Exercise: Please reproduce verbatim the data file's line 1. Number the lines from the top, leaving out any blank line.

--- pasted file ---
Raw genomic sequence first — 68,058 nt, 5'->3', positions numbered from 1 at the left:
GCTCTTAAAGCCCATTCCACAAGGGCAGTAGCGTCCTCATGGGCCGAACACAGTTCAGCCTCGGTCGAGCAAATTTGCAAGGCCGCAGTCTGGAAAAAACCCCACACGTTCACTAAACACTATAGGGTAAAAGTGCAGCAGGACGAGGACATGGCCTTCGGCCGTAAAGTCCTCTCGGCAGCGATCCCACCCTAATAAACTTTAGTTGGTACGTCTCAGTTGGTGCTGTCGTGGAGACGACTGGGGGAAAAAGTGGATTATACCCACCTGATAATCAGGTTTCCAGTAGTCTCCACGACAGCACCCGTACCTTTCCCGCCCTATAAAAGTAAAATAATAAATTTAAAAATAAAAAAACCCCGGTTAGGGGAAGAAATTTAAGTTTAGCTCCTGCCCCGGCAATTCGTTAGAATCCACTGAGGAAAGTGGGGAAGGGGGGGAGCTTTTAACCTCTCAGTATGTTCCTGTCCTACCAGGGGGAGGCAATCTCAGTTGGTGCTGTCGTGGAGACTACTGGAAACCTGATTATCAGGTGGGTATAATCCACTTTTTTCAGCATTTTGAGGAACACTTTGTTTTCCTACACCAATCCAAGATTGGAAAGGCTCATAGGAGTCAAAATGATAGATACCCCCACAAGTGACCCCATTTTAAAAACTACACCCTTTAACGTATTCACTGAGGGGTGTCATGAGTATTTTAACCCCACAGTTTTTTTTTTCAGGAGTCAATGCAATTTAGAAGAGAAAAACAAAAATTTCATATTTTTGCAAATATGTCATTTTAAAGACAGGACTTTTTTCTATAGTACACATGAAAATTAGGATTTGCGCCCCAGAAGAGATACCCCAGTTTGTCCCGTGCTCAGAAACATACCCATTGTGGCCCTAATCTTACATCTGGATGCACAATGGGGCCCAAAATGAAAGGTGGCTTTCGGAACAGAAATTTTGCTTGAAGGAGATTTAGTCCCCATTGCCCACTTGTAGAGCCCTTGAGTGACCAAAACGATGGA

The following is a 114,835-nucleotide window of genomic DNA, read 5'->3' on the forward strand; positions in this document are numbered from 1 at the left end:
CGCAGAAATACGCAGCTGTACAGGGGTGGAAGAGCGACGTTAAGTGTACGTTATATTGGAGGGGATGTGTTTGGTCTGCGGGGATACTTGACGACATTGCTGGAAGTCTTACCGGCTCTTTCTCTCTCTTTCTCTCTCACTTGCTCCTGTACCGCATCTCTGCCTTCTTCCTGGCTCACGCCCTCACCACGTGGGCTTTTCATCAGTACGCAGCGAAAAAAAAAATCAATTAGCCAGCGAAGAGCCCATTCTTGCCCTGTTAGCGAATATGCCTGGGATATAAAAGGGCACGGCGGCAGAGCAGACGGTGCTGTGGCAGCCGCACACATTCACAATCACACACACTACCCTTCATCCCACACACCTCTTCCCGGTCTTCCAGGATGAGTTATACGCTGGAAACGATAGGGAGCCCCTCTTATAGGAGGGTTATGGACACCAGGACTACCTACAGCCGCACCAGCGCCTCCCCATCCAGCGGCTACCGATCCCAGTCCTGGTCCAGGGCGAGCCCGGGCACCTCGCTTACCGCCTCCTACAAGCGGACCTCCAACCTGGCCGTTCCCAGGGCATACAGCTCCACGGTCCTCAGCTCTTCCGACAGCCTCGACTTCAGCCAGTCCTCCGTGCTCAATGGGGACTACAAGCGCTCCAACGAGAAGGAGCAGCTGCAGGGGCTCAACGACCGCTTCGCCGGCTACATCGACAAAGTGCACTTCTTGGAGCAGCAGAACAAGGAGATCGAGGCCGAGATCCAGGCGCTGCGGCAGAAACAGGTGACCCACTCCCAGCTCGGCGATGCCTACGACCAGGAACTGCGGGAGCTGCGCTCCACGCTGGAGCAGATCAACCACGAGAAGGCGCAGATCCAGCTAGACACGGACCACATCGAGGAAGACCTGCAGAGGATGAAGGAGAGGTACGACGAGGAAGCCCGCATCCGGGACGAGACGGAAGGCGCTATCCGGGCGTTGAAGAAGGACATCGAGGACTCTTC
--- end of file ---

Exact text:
Raw genomic sequence first — 68,058 nt, 5'->3', positions numbered from 1 at the left: